Hutchinson, Shaun David The Five Stages of Andrew Brawley, 288 p. Simon Pulse, 2015. Language: R (60 swears, 22 ‘f’); Mature Content: PG-13 (many mentions of a variety of subjects - nothing graphic); Violence: PG-13 (beating, someone set on fire, cartoon depictions of violence).
Drew is hiding from Death in the secrets placing of a sprawling hospital complex. Because it is summer, the sympathetic hospital workers accept him and he even has job in the cafeteria and friends in the pediatric cancer ward. In order to keep his emotions under control, he pours out his feelings into drawing a comic book about Patient F and his struggles against the Scythe. One night a badly burned young man has been brought into the emergency room - set on fire because he is gay. Drew is fascinated, because this young man reminds him of himself and Drew is also attracted to him. Rusty, the burn victim, is extremely vulnerable, but welcomes Drew’s presence and returns his affection - each in their damaged way. Drew has a painful journey, a metamorphosis that he must undergo and a confrontation with Death herself, if he wants any chance of sharing Rusty’s friendship and perhaps his love.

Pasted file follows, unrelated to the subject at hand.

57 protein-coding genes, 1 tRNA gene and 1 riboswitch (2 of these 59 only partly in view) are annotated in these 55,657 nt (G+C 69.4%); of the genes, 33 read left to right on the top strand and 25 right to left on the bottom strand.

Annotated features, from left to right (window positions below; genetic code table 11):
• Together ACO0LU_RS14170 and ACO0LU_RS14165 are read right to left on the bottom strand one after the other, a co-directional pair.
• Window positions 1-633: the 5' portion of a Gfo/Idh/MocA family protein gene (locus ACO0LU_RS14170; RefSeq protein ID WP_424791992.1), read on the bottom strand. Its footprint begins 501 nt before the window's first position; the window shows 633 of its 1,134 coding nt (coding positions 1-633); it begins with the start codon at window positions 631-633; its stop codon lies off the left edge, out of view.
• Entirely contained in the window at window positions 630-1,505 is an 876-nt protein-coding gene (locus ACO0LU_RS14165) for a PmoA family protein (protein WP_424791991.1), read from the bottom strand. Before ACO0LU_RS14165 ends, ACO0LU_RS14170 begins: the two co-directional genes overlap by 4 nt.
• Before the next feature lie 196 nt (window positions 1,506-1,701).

Yes, I know the content concerns are many. But for mature readers, this will touch their hearts. Hutchinson’s bold content choices are not throwaways, nor are they voyeuristic or titillating. Drew sucked me in and my heart bled along with his as his journey unfolded. I wanted to curl up with him in his hiding place and protect his dreams from evil. I love the epilogue in comic form. Don’t equate this with the “Red Band Society” tv show. There is much more depth here than that. I dare you to dismiss Drew as just a gay boy as you read his story.
HS - OPTIONAL (content). Cindy, Library Teacher, MLS